Everything we need has already been given us. We have God’s own Word to sustain us and in that Word the Holy Spirit works faith. In the sacraments God has given us opportunity to receive the strength we need. By sharing in His very body and blood we are given new life because of the life He had to lose for us to achieve it.

In Holy Baptism and well as the Lord’s Supper, we receive forgiveness for our sins as we are simultaneously delivered from death and the devil. Through the power of Word and Sacrament, God has already begun his preparation in us. In the times when our faith will be tested and our resolve will be challenged, we are to look towards the cross and what Christ has done to give us the hope we need. We are to remember our baptism and the promises attached to it. God has already begun His good work in us, we are to have the faith to believe that this will be enough.

And we have also been called to share those gifts with others. Think of all of the people you know who do not have the hope that we all share. What will become of them should Christ come again? What will their judgment be? How can you make a difference in their lives for all eternity?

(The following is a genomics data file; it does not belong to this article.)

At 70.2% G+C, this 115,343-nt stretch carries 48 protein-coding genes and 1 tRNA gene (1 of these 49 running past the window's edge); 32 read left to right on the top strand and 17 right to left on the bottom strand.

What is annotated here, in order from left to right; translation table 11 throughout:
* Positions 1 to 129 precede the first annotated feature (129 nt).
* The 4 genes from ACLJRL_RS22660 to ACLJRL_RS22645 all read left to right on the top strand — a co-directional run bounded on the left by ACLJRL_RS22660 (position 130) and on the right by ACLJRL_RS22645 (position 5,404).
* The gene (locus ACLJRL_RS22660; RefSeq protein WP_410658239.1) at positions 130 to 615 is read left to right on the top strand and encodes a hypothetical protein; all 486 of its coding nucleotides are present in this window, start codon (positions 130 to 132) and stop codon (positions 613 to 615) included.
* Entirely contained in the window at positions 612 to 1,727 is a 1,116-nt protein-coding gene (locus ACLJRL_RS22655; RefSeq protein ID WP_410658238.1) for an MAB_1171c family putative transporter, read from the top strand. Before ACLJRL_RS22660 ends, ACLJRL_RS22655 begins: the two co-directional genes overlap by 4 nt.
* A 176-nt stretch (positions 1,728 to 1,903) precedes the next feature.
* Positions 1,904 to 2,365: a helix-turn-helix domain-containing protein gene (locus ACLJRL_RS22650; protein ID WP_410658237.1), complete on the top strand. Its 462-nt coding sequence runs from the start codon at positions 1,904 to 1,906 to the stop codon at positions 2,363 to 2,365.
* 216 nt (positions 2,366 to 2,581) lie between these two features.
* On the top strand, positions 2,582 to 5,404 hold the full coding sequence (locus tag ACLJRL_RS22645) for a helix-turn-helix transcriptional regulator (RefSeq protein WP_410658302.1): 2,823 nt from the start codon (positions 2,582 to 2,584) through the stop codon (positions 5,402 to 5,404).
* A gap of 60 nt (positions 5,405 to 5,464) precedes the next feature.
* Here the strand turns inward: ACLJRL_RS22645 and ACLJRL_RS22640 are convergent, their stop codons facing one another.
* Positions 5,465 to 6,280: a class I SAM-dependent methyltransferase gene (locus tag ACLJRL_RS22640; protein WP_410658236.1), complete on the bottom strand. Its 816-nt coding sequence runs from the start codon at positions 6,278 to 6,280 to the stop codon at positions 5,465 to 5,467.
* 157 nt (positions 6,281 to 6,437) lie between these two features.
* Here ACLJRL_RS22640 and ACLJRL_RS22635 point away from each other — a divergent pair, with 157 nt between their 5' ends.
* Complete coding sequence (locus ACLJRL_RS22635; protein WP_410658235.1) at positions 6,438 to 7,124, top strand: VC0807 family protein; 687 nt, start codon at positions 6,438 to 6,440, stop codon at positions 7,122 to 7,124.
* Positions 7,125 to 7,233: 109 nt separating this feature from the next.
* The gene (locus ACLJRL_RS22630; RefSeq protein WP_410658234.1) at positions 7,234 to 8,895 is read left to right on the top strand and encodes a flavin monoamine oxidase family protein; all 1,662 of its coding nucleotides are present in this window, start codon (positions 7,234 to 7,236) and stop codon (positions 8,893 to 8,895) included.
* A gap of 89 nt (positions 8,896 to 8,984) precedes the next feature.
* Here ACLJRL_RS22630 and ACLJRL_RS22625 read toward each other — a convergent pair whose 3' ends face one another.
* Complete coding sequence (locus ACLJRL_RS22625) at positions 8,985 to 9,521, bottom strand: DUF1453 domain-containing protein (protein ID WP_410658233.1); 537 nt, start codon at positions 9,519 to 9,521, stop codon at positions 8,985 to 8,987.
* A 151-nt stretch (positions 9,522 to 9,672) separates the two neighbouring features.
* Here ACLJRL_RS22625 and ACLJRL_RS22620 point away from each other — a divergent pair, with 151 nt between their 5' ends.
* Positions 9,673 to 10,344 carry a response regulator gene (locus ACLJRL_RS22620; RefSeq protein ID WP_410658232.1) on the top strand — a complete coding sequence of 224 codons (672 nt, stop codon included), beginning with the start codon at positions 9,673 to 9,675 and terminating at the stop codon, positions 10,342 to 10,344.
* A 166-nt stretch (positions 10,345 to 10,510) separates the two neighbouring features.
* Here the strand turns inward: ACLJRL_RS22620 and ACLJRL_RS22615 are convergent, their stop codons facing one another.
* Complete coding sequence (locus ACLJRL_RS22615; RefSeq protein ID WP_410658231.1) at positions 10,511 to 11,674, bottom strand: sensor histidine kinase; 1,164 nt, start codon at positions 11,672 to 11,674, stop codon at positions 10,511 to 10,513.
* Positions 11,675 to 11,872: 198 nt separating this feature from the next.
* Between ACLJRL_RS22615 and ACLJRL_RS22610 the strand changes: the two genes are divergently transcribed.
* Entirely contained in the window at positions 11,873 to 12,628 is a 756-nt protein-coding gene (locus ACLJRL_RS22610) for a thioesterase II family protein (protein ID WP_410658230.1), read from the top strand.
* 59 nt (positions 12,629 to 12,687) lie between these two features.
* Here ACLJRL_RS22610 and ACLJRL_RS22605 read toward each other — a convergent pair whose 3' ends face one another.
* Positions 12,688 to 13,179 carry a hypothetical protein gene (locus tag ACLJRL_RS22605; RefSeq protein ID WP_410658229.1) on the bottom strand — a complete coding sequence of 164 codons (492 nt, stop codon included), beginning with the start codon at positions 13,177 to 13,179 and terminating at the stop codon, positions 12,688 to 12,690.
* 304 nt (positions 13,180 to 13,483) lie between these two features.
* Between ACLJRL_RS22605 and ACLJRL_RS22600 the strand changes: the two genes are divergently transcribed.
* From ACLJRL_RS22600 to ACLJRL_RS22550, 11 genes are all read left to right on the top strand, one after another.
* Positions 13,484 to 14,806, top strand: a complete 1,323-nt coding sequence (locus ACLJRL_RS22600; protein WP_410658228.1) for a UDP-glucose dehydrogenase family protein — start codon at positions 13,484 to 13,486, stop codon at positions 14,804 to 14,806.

Hope for our future and hope for today is worth living for. Making each day count, enjoying God’s gifts, sharing God’s Word, that’s what we have been created for. We have no need to fear the future because it’s in God’s hands just as today is.

So we wait, not in fear but with eager anticipation. We live each day in humble expectation with hope in our heart and the promises of God on our minds.